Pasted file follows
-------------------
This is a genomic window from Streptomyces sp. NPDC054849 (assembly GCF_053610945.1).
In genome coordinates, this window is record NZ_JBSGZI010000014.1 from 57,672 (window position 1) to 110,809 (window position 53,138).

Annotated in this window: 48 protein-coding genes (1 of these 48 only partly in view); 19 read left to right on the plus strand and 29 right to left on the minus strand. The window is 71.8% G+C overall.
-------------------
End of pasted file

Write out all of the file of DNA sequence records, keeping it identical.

This is a genomic window from Streptomyces sp. NPDC054849 (assembly GCF_053610945.1).
In genome coordinates, this window is record NZ_JBSGZI010000014.1 from 57,672 (window position 1) to 110,809 (window position 53,138).

Annotated in this window: 48 protein-coding genes (1 of these 48 only partly in view); 19 read left to right on the plus strand and 29 right to left on the minus strand. The window is 71.8% G+C overall.